Falling Short of Fundamental Fairness: Why Institutional Review Board Regulations Fail to Provide Procedural Due Process

JurisdictionUnited States,Federal
CitationVol. 43
Publication year2022




Research on human subjects holds profound potential for the future of the human race.(fn1) Human subjects research promises the development of new treatments that extend and improve the quality of life and help prevent disease.(fn2) Rapidly evolving sciences, along with the sustained development of conventional therapies, offer the hope of cure or treatment for currently untreatable ailments and may ultimately transform the practice of medicine.(fn3) Social science research on human subjects also provides valuable ways of gaining information about the dynamics of a society.(fn4)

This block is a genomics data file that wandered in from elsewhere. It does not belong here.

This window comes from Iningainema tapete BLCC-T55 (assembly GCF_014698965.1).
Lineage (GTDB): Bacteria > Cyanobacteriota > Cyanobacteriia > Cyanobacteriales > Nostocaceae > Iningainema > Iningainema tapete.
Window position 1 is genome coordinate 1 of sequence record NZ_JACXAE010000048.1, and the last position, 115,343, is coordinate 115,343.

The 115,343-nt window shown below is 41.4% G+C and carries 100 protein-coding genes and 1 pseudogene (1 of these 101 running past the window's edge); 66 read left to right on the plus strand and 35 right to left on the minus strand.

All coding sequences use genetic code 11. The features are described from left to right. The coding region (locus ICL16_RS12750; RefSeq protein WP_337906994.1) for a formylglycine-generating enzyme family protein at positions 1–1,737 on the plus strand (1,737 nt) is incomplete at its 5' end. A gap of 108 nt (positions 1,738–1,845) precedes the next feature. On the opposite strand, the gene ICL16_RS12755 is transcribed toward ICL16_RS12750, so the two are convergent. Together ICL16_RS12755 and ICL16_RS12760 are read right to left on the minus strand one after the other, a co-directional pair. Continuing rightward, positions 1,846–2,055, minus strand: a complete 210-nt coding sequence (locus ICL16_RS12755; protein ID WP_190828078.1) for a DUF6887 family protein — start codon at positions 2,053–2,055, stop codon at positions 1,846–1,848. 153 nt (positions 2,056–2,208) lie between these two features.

Under federal regulations, an institutional review board ("IRB") must approve all research on human subjects that the federal government conducts or supports.(fn5) An IRB is a board of five or more members that reviews research proposals to ensure the safety of the research performed.(fn6) Nearly all universities and other research institutions in the United States have IRBs.(fn7) IRB review applies to medical research and social science research.(fn8) Social science research includes the use of questionnaires, interviews, conversations, or surveys to obtain information from human subjects.(fn9)